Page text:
AND, SOME GOOD OLD STANDARDS
SEIKO ORANGE MONSTER At almost seven ounces and featuring an exaggerated appearing 42mm X 13mm case, this Seiko Watch, when it first came to market a decade ago, was indeed a monster. It may be the single most recognized model on the market. It’s adored by collectors, and for some reason the low price doesn’t detract from it’s popularity despite the prevailing elitist attitude – perhaps because it’s universally considered the ultimate beater – the more you bash the shit out of it, the better it looks. Other features include water resistance down past 600 feet, a silver-tone stainless steel body (and band on some versions), the highly readable famous orange dial, better than average Lumibrite hands, markers, and unidirectional click bezel, Japanese 21-jewel automatic movement, domed mineral glass crystal, and a day-and-date calendar function at three o’clock. Screw down crown is at four o’clock. There is a deal going on right now – this watch with a solid stainless steel bracelet for around $164 including shipping. The original version, the Black Monster is also on sale at around $177. Some additional specifications and purchasing information by clicking <a href="“>here.
WatchReport.com did a great review a few years ago. Check it out
An in-depth review of the movement can be found at http://www.thepurists.com/watch/features/8ohms/7s26/
GRAF ZEPPELIN DOES NOT CRASH AND BURN
I stare at this timepiece and keep asking myself what it is that I find so attractive about it. Generally it has the same retro appeal as most aviator watches; clean, well populated and organized dial, good old fashioned leather strap and round case. But there’s more to it than that – I like it for the same reason I like architect scales, the Chrysler 300 dashboard layout, slide rules, and the Yamaha CR-1040 receiver faceplate. Anyway, besides being handsome, this watch has a lot going for it.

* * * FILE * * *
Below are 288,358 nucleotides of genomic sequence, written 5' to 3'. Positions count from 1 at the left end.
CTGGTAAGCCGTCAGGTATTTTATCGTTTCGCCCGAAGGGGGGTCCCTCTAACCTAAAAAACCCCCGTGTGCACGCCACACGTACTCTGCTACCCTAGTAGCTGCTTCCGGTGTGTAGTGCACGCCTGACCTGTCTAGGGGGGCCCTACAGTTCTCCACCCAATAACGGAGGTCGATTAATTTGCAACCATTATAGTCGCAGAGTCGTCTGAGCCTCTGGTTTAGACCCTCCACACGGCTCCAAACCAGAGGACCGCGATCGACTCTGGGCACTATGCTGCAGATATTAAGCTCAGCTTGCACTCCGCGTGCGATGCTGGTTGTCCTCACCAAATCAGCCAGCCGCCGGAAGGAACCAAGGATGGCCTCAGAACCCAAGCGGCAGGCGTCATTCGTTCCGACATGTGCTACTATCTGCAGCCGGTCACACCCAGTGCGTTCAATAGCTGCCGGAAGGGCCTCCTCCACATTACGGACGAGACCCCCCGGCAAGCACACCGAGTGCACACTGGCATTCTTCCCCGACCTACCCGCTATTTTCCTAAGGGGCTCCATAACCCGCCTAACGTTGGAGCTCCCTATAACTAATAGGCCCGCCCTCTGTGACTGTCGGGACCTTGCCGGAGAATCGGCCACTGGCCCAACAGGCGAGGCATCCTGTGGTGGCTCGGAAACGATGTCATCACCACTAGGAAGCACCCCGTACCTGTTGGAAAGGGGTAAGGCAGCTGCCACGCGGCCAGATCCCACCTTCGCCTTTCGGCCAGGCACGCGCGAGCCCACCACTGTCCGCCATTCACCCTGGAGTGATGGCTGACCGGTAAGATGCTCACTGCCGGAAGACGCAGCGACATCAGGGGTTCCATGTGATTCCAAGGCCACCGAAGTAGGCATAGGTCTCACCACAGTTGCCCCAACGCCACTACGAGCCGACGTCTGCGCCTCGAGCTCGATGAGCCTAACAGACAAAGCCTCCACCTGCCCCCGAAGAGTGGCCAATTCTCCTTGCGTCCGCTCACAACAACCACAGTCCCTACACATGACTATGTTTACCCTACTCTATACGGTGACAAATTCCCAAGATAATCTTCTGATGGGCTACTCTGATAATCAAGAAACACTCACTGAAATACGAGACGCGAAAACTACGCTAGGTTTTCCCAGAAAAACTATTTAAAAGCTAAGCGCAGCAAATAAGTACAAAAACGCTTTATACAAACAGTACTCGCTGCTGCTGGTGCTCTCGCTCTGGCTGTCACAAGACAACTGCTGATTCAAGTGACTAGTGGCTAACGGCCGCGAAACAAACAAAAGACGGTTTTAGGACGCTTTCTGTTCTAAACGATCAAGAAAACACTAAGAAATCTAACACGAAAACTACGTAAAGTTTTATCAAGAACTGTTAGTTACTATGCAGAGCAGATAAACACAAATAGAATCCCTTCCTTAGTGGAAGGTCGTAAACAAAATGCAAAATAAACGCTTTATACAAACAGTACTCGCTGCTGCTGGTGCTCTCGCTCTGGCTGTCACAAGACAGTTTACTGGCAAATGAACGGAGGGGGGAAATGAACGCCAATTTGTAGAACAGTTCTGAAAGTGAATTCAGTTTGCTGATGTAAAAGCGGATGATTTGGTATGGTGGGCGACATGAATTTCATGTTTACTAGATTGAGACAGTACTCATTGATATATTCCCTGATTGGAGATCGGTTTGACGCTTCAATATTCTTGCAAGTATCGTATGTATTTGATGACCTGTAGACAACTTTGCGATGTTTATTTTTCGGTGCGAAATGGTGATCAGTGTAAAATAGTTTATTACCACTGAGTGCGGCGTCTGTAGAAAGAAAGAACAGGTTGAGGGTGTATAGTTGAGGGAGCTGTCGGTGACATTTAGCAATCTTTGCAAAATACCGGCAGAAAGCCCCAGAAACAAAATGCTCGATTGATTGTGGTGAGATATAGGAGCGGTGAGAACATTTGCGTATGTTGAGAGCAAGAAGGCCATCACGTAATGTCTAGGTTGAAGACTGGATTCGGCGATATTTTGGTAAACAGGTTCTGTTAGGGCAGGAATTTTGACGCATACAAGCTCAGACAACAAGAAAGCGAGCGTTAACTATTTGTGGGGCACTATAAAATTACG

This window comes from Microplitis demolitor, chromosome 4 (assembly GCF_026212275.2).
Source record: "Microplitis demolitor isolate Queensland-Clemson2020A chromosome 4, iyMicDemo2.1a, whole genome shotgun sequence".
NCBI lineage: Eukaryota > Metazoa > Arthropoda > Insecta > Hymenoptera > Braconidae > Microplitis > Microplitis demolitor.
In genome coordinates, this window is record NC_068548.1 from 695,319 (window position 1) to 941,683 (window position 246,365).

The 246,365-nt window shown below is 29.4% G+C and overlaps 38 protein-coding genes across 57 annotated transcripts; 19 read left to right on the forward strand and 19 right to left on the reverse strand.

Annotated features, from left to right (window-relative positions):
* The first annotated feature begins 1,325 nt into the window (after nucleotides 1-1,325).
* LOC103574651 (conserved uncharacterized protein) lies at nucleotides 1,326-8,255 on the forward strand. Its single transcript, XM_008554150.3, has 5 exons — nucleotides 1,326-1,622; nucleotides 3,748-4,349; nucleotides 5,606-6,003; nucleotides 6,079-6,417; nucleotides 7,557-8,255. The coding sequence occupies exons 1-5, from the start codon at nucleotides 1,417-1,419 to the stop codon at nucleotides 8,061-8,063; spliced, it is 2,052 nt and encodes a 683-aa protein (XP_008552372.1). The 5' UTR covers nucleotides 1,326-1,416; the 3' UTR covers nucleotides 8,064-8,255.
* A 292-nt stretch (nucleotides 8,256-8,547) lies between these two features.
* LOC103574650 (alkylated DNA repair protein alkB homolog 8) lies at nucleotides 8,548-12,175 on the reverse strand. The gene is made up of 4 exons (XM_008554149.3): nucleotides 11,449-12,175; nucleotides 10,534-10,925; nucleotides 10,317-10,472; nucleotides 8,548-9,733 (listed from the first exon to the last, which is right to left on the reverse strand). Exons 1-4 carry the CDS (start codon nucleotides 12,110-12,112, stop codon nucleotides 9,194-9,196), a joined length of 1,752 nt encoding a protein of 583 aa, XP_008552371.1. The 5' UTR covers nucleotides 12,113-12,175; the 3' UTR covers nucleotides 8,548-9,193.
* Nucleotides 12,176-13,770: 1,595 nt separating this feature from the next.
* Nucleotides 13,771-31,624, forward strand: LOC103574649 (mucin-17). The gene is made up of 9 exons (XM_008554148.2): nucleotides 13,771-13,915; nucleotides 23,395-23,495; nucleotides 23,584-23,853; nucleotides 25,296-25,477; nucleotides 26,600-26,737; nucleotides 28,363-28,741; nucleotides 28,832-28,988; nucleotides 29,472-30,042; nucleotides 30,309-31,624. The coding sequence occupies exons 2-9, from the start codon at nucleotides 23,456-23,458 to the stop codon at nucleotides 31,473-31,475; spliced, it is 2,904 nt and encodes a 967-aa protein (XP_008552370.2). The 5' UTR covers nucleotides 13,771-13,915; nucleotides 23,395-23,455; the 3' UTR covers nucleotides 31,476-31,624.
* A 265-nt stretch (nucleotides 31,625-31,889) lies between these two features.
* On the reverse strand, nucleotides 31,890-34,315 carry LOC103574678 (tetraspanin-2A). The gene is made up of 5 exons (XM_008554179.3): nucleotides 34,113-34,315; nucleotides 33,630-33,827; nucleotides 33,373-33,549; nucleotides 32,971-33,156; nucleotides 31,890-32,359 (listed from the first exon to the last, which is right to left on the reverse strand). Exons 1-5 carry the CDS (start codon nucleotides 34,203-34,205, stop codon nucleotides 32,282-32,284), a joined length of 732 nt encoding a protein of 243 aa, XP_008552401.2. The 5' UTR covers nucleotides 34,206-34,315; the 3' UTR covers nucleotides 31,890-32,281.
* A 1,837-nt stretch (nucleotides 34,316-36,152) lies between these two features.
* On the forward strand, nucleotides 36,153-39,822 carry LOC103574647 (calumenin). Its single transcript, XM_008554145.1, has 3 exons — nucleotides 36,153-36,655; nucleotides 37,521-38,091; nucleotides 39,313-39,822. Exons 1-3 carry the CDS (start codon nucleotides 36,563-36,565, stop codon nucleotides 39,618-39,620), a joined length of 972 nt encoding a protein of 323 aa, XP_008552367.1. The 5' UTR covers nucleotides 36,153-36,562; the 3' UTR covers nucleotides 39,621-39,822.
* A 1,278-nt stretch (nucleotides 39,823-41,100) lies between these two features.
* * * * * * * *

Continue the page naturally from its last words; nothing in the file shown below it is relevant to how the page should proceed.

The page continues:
It features a Swiss Ronda quartz-controlled chronograph movement with an alarm function, date window, Brequet style hands, a tachymeter scale, both seconds and 30 minute timer sub-dials, and a hand finished case with Zeppelin style. Case: Solid stainless steel, 42mm diameter (w/o crown), screw down case back, 11mm thick. Band: Hand made, 22mm leather strap with a buckle closure. Water Resistant to about 150 feet and the warranty is 2 Years. It’ll cost you about $425 for one of these – there are several well regarded vendors on the internet that have this new model in stock.
Graf Zeppelin is owned by POINTtec (which also owns Junkers, see more below) who has been appointed supplier for the Federal Troops of the National German Military Services (Bundeswehr) and that’s prettty impressive – I mean, it’s in Germany – home of the worlds most elite manufacturers.
FAVORITE WATCHES GALLERY BELOW – CLICK TO VIEW
WE DON’T GET IT!
Oakley just put this one on the market (their site says, coming soon) and this blog is enjoying the look; chunky, seaworthy, German, retro, complicated and the name “Full Metal Jacket” (probably to highlight it’s titanium case and bracelet) and we’re knocked out by the feature; pop the watch out of the bracelet and into an included attachment gadget that makes it a pocket watch with a chain.. But, how come it’s $9,000?
Despite it’s cosmetic originality and distinctiveness, it only sports an ETAV7750 movement. At a rated +/- 12 seconds a day (albeit, COSC, attenuated by an ETACHRON regulator, meh, yawn), it’s hardly the accuracy one would expect these days from a watch in that price range. Since that movement is automatic (power reserve 45 hours) and does not have perpetual calendar, the owners of this watch can expect to be regularly restarting and resetting this timepiece. We love the watch and we’re here, just scratching our heads..
Oakley Elite Full Metal Jacket